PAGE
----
Ron introduced the bands to each other at a local watering hole, where they all talked shop for three hours, running over gear and records. Ron went on to sell the band on his name (We The People), mentioning that he could get them a record deal (maybe) if they used it, and that it would be a hit, guaranteed (lie) if they just tried it out. The band dug what Ron had to say, and before long they were jamming out future hits like “You Burn Me Up And Down” and “Into The Past.” Ron ran into a streak of luck when he successfully managed to get someone from Hotline Records to drop by a rehearsal, who immediately agreed to put out “My Brother, the Man” in 1966. To everyone’s surprise, it was a top 10 regional hit in Florida. Ron couldn’t believe it. He was doing everything he could imagine to get We The People off the ground, and in a strange turn of events, it was starting to work.
Challenge Records caught wind the group, and struck a deal to release three 45s to follow up the success. Challenge had lucky with “Tequila” by The Champs, and with records by Jan & Dean and The Knickerbockers among their releases, it seemed a little strange to be making a foray into psychedelic garage. But Challenge was taking a lot of chances in those days, as they were doing rather poorly, and were looking anywhere for a hit like “Tequila” to give them the money they needed to continue. Bands like We The People benefited from Challenge’s risky behavior, and before long their follow up, “Mirror of Your Mind” was getting airplay as far north as Nashville. The band released two more singles in fairly rapid succession, and while they were generally liked, only the B-Side to their last release with Challenge hit #2 in the region, keeping them on the radio for a while but never bringing them to a national audience. Challenge stopped offering We The People deals, and soon the label folded.
Ron quickly made the calls to get the band on RCA Records for a three single deal. However, Wayne Proctor, one of the primary songwriters, suddenly quit. He was dodging the draft, using college as his “out,” but this meant he couldn’t be associated with a socialist rock band in order to make the argument fly. In spite of the loss, their RCA Singles did okay, and hit the local airwaves, unfortunately to tepid success. When Tommy Talton left after their last 45 failed to make it big, it seemed like the end for the band.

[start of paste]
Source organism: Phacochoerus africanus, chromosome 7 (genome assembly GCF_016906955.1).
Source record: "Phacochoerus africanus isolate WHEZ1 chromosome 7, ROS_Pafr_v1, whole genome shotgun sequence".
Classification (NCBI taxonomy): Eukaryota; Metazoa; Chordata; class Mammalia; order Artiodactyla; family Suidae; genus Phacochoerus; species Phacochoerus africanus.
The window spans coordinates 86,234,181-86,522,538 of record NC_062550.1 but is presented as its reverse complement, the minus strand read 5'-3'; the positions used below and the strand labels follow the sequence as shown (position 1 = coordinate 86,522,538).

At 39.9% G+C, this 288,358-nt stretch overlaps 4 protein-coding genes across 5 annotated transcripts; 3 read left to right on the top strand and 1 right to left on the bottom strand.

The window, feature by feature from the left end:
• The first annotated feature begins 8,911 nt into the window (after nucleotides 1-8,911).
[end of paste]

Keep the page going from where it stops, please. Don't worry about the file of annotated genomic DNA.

Ron made a few last ditch efforts to course correct with the remaining members. But the writing on the wall was clear; this band now only existed “Into The Past.” Ron tried desperately to keep the band alive, and sunk every last dollar into promoting and renting a venue for a Halloween 1970 show. After an endless number of phone calls to replace last minute members dropping out, he managed to get some form of We The People to finish playing 10 songs in capes that evening, the bare minimum needed to count as a full set and not get called out for ripping off the audience. After that night Ron realized that managing the band no longer has the spark it once did, and dissolved We The People, paying out the remaining members with his own money, leaving him in the hole for years to come.
What We The People left behind is more than some bands ever get to do. 14 songs recorded in a studio, and a story that is so set in a time and a place as to sound like a joke from my parent’s generation. But their sound was pretty mind blowing, and prefigured punk in a number of ways. But if Lee de Forest and the other mavericks that helped pioneer radio had a band manager analog, it would have to be Ron Dillman, manager of We The People. He had a vision, an idea, and the tenacity to do it, in spite having no real idea how the music industry really worked. Sure, he did not succeed; Ron wanted a hit, and Lee wanted to be The Father of Radio. What neither of their realized was that their efforts in the past have left an indelible mark on the present, and to those who want to follow the story, their reward is something that sounds like it could have happened to them if the circumstances were just a little different.